With their model they thus put together – literally! – the pieces of the big puzzle giving birth to molecular biology, which had not been possible just with our previous knowledge of DNA chemistry. The structure of DNA was prerequisite for understanding fundamental biological processes, for example how DNA replicates and is transmitted during cell division, cleverly hinted in their paper [3] and thoroughly discussed in a follow-up paper [11]. Since the two strands in DNA are complementary they are the exact copy of one another, so both act as a template when pulled apart during DNA replication, resulting in two identical daughter DNA molecules. Immediately intuitive also was the fact that DNA is, like all biological molecules, not static but instead “open” [3], in other words able to interact with other molecules via its grooves.

Watson and Crick, along with Wilkins with whom they shared the Nobel Prize in 1962, were crafted linguists who uncovered how words were built, bridging the chemical structure of DNA with its biological function. Another outstanding linguist though, Rosalind Franklin [1], was more than a “possible collaborator” [2]; she actually involuntarily dictated to Watson & Crick how to build their model with her X-ray crystallography data [12-13] – making you wonder whether the key linguists were in fact skilled amanuenses.

Yet whilst their contribution was crucial for studying the “meaning of life”, much of the books still looked like they were filled with placeholder text.

The subsequent years were spent by scientists around the world, in particular a group calling itself the “RNA Tie Club” (including Francis and Crick), deciphering the genetic code and investigating how the information stored in DNA is used by cells to produce proteins – what ultimately led to the formulation of the “central dogma of molecular biology”. This “dogma” postulates that there is a flux of information from DNA to protein (a speculation already proposed by cat-loving physicist Erwin Schrödinger some years before in his book What is Life? [14]), which makes up the actual machinery in living cells.

Proteins have structural functions, perform enzymatic reactions or in turn synthesize other major components of cells. One major problem in cracking the genetic code, though, was that whilst DNA is written in a four-letter code (A, T, G and C), proteins are also strings of molecules, but in this case made up of 20 different amino acids.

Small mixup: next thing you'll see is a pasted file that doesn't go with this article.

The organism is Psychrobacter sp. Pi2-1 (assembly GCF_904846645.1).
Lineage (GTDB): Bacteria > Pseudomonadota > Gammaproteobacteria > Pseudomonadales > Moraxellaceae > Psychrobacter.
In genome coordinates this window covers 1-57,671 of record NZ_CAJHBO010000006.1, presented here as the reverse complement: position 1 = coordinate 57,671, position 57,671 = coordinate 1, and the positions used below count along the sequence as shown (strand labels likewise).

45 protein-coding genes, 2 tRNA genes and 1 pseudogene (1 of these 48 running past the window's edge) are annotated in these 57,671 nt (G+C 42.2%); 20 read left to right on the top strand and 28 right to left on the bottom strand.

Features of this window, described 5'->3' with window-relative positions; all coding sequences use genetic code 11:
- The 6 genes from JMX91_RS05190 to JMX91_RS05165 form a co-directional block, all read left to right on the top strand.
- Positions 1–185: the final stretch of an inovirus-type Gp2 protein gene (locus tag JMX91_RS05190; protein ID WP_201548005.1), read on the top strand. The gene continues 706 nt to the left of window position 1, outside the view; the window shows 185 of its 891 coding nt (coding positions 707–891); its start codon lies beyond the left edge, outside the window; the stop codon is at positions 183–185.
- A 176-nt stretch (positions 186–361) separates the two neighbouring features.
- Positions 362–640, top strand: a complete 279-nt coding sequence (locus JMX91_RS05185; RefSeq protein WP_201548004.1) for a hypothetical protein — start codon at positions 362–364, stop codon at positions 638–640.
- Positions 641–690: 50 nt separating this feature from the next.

So, how is the information stored on DNA expressed into proteins?

An illustration of the “central dogma of molecular biology” can be done with a bilingual book, like those books in which you have the original version on the left page, and a translation on the right one. You have on the left the DNA text, and on the right the protein text. There’s not a 1-to-1 translation, but instead 3 letters of DNA (a “codon”) give 1 letter of protein (an amino acid). Now some math (it was actually a physicist in the “RNA Tie Club” that used mathematics to figure that out [15]): a three-letter codon, with four different letters (A, T, G, C), gives rise to 64 different codon combinations (4 x 4 x 4). To have a match then, this implies that several codons are a synonym, i.e. translated into the same amino acid. In other words, the genetic code is redundant or degenerate.

But things aren’t as simple as that. There is an intermediate between DNA and proteins: RNA. Image a trilingual book where the central page is written in RNA text. DNA and RNA are very similar and the former is transcribed almost 1 to 1 into the latter, but (i) instead of the base T there is U (a modification of T), (ii) RNA is single stranded, and (iii) the backbone holding the nucleotide bases together is, as in DNA, sugar and phosphate, but in the sugar a further functional group hydroxyl (-OH) is present. In RNA the codons (same as in DNA, but in RNA text) are the actual templates for the machinery devoted to protein synthesis, the ribosomes. The information on DNA is passed to RNA in the process called transcription, then from RNA to proteins during translation.

The “RNA Tie Club” and other scientists were the translators of molecular biology. Some got a ticket to Stockholm.

To be continued...


[2] (minutes 5:40, 6:50)